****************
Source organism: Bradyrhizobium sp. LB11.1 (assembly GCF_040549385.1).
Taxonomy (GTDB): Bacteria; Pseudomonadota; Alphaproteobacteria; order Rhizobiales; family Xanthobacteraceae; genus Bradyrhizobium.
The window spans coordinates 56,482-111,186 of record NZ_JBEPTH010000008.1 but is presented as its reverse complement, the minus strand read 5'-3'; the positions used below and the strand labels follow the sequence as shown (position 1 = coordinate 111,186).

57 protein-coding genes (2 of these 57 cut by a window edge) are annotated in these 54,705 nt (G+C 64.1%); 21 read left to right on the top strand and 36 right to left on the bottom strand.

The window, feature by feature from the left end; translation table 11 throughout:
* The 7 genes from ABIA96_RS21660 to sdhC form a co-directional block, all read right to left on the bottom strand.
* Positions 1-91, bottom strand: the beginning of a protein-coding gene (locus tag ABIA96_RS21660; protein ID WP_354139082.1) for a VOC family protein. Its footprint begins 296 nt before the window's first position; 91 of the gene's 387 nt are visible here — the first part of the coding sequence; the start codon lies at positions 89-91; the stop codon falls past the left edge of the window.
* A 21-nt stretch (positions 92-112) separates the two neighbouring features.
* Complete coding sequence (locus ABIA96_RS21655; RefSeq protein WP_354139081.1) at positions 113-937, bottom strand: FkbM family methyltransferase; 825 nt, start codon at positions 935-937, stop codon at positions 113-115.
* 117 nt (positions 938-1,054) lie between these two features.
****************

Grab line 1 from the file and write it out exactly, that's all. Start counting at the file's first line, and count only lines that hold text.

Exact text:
Source organism: Bradyrhizobium sp. LB11.1 (assembly GCF_040549385.1).